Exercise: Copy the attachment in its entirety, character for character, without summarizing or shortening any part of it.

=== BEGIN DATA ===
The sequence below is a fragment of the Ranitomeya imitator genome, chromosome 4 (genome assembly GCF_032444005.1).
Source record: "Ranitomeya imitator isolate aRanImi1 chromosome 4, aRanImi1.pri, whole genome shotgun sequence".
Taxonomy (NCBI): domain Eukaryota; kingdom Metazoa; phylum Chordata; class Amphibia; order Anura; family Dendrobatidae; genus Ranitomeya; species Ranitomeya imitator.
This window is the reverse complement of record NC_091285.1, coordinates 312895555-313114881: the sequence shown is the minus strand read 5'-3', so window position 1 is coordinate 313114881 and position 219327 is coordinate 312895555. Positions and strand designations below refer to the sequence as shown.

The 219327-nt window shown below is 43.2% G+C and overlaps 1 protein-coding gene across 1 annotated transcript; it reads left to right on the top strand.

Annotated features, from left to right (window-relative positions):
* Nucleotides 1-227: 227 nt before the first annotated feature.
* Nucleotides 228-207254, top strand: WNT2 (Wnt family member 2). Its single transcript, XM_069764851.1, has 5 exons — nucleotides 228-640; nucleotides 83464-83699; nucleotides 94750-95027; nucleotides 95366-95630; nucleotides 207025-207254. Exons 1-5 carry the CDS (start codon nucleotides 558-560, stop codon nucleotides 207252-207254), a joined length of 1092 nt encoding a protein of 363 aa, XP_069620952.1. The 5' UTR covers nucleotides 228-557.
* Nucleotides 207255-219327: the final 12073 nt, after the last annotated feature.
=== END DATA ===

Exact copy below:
The sequence below is a fragment of the Ranitomeya imitator genome, chromosome 4 (genome assembly GCF_032444005.1).
Source record: "Ranitomeya imitator isolate aRanImi1 chromosome 4, aRanImi1.pri, whole genome shotgun sequence".
Taxonomy (NCBI): domain Eukaryota; kingdom Metazoa; phylum Chordata; class Amphibia; order Anura; family Dendrobatidae; genus Ranitomeya; species Ranitomeya imitator.
This window is the reverse complement of record NC_091285.1, coordinates 312895555-313114881: the sequence shown is the minus strand read 5'-3', so window position 1 is coordinate 313114881 and position 219327 is coordinate 312895555. Positions and strand designations below refer to the sequence as shown.

The 219327-nt window shown below is 43.2% G+C and overlaps 1 protein-coding gene across 1 annotated transcript; it reads left to right on the top strand.

Annotated features, from left to right (window-relative positions):
* Nucleotides 1-227: 227 nt before the first annotated feature.
* Nucleotides 228-207254, top strand: WNT2 (Wnt family member 2). Its single transcript, XM_069764851.1, has 5 exons — nucleotides 228-640; nucleotides 83464-83699; nucleotides 94750-95027; nucleotides 95366-95630; nucleotides 207025-207254. Exons 1-5 carry the CDS (start codon nucleotides 558-560, stop codon nucleotides 207252-207254), a joined length of 1092 nt encoding a protein of 363 aa, XP_069620952.1. The 5' UTR covers nucleotides 228-557.
* Nucleotides 207255-219327: the final 12073 nt, after the last annotated feature.